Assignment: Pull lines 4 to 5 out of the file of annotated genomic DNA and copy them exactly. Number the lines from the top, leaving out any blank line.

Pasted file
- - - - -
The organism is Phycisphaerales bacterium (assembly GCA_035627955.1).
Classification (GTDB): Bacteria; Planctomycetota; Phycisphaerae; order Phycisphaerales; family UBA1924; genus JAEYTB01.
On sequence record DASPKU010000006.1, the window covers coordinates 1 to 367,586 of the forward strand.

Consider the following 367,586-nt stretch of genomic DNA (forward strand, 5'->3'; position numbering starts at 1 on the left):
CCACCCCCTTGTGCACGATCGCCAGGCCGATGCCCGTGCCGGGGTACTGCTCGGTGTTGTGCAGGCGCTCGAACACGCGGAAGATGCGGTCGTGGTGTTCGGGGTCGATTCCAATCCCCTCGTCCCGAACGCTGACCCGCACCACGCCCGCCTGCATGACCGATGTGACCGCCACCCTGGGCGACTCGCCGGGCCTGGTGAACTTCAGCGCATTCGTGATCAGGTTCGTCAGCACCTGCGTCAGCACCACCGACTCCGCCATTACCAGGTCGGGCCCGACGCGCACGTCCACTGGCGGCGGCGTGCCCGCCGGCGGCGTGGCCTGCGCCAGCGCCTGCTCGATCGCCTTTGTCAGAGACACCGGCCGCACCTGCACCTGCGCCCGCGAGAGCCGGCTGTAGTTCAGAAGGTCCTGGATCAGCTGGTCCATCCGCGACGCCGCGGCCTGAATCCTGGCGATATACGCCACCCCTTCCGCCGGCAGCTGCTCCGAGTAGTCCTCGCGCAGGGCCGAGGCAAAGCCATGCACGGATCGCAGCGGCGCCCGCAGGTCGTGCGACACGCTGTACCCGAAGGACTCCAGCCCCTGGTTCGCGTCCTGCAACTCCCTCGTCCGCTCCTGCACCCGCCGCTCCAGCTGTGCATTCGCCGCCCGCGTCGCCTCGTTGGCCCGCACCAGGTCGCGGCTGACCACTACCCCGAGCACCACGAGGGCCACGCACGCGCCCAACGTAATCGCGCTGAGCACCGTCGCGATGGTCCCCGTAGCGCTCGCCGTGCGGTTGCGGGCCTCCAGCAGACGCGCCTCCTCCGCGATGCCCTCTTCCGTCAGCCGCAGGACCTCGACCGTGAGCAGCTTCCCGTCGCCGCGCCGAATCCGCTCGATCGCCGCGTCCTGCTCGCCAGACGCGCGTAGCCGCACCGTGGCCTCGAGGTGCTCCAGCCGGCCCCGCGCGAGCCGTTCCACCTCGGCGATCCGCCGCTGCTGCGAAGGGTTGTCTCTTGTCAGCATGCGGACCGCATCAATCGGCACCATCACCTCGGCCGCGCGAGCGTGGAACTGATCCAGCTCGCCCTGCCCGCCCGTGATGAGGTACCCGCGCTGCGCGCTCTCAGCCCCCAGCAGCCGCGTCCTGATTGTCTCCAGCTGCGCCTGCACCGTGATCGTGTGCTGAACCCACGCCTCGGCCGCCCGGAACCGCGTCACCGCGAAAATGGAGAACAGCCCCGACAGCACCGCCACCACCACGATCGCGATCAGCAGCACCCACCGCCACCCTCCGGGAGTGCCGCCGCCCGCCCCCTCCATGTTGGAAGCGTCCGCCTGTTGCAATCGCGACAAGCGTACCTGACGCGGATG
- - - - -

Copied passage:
Consider the following 367,586-nt stretch of genomic DNA (forward strand, 5'->3'; position numbering starts at 1 on the left):
CCACCCCCTTGTGCACGATCGCCAGGCCGATGCCCGTGCCGGGGTACTGCTCGGTGTTGTGCAGGCGCTCGAACACGCGGAAGATGCGGTCGTGGTGTTCGGGGTCGATTCCAATCCCCTCGTCCCGAACGCTGACCCGCACCACGCCCGCCTGCATGACCGATGTGACCGCCACCCTGGGCGACTCGCCGGGCCTGGTGAACTTCAGCGCATTCGTGATCAGGTTCGTCAGCACCTGCGTCAGCACCACCGACTCCGCCATTACCAGGTCGGGCCCGACGCGCACGTCCACTGGCGGCGGCGTGCCCGCCGGCGGCGTGGCCTGCGCCAGCGCCTGCTCGATCGCCTTTGTCAGAGACACCGGCCGCACCTGCACCTGCGCCCGCGAGAGCCGGCTGTAGTTCAGAAGGTCCTGGATCAGCTGGTCCATCCGCGACGCCGCGGCCTGAATCCTGGCGATATACGCCACCCCTTCCGCCGGCAGCTGCTCCGAGTAGTCCTCGCGCAGGGCCGAGGCAAAGCCATGCACGGATCGCAGCGGCGCCCGCAGGTCGTGCGACACGCTGTACCCGAAGGACTCCAGCCCCTGGTTCGCGTCCTGCAACTCCCTCGTCCGCTCCTGCACCCGCCGCTCCAGCTGTGCATTCGCCGCCCGCGTCGCCTCGTTGGCCCGCACCAGGTCGCGGCTGACCACTACCCCGAGCACCACGAGGGCCACGCACGCGCCCAACGTAATCGCGCTGAGCACCGTCGCGATGGTCCCCGTAGCGCTCGCCGTGCGGTTGCGGGCCTCCAGCAGACGCGCCTCCTCCGCGATGCCCTCTTCCGTCAGCCGCAGGACCTCGACCGTGAGCAGCTTCCCGTCGCCGCGCCGAATCCGCTCGATCGCCGCGTCCTGCTCGCCAGACGCGCGTAGCCGCACCGTGGCCTCGAGGTGCTCCAGCCGGCCCCGCGCGAGCCGTTCCACCTCGGCGATCCGCCGCTGCTGCGAAGGGTTGTCTCTTGTCAGCATGCGGACCGCATCAATCGGCACCATCACCTCGGCCGCGCGAGCGTGGAACTGATCCAGCTCGCCCTGCCCGCCCGTGATGAGGTACCCGCGCTGCGCGCTCTCAGCCCCCAGCAGCCGCGTCCTGATTGTCTCCAGCTGCGCCTGCACCGTGATCGTGTGCTGAACCCACGCCTCGGCCGCCCGGAACCGCGTCACCGCGAAAATGGAGAACAGCCCCGACAGCACCGCCACCACCACGATCGCGATCAGCAGCACCCACCGCCACCCTCCGGGAGTGCCGCCGCCCGCCCCCTCCATGTTGGAAGCGTCCGCCTGTTGCAATCGCGACAAGCGTACCTGACGCGGATG